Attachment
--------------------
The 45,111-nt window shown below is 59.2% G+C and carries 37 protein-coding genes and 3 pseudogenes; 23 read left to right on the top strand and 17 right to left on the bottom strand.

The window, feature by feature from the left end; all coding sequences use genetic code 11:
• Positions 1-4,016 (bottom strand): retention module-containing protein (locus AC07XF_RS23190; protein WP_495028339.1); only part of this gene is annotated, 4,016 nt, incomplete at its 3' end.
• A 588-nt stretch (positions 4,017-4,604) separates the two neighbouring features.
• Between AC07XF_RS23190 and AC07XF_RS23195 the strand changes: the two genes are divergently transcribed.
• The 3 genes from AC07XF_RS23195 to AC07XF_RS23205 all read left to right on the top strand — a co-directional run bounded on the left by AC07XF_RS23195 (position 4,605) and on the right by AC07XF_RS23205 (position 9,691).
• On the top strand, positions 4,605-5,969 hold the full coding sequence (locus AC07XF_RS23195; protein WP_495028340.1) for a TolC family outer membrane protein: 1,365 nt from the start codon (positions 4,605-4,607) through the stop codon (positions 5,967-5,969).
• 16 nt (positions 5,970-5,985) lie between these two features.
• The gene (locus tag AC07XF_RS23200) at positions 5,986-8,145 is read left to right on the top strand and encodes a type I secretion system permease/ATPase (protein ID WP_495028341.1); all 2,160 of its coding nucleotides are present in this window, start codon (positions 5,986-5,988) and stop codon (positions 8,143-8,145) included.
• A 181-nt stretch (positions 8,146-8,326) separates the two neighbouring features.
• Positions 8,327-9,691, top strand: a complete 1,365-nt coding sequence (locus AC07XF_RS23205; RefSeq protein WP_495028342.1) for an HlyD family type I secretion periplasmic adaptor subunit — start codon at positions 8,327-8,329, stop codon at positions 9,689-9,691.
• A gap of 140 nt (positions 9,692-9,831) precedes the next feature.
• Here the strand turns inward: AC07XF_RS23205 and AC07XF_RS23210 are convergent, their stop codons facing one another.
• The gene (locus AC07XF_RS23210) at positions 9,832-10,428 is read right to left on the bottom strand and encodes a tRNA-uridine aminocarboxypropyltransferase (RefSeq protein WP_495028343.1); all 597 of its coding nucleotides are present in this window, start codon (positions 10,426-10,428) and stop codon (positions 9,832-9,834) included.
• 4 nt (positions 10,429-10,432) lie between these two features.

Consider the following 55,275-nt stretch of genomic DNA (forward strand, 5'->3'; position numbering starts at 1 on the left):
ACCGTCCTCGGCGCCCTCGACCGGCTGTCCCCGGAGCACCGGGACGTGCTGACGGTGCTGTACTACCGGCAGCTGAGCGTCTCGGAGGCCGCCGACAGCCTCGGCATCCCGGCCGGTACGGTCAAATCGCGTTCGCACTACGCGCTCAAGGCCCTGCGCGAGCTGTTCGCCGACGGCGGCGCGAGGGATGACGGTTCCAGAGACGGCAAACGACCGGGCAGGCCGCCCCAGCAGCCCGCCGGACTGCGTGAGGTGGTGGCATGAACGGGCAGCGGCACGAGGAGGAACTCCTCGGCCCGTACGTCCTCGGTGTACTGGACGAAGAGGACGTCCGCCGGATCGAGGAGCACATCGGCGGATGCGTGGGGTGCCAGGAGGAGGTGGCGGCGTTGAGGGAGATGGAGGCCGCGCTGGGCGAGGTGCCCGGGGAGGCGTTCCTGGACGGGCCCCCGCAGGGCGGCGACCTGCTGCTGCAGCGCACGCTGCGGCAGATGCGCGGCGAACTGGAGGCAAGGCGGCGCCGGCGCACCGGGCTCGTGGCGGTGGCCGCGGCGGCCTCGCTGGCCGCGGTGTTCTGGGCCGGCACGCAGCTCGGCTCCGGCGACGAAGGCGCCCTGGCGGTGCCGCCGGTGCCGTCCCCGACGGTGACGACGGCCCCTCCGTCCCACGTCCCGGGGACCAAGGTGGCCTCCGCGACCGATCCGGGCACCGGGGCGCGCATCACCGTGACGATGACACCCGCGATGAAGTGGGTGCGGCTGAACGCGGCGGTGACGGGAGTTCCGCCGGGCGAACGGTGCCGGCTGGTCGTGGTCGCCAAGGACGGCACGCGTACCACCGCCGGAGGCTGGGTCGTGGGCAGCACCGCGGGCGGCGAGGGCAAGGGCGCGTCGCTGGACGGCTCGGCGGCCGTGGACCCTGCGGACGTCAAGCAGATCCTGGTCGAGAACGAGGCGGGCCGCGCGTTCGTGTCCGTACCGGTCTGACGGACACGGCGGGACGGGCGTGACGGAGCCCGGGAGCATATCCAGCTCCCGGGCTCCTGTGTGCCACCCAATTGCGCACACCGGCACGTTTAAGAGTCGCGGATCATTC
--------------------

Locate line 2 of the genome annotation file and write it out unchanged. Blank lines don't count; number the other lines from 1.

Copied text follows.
The window, feature by feature from the left end; all coding sequences use genetic code 11: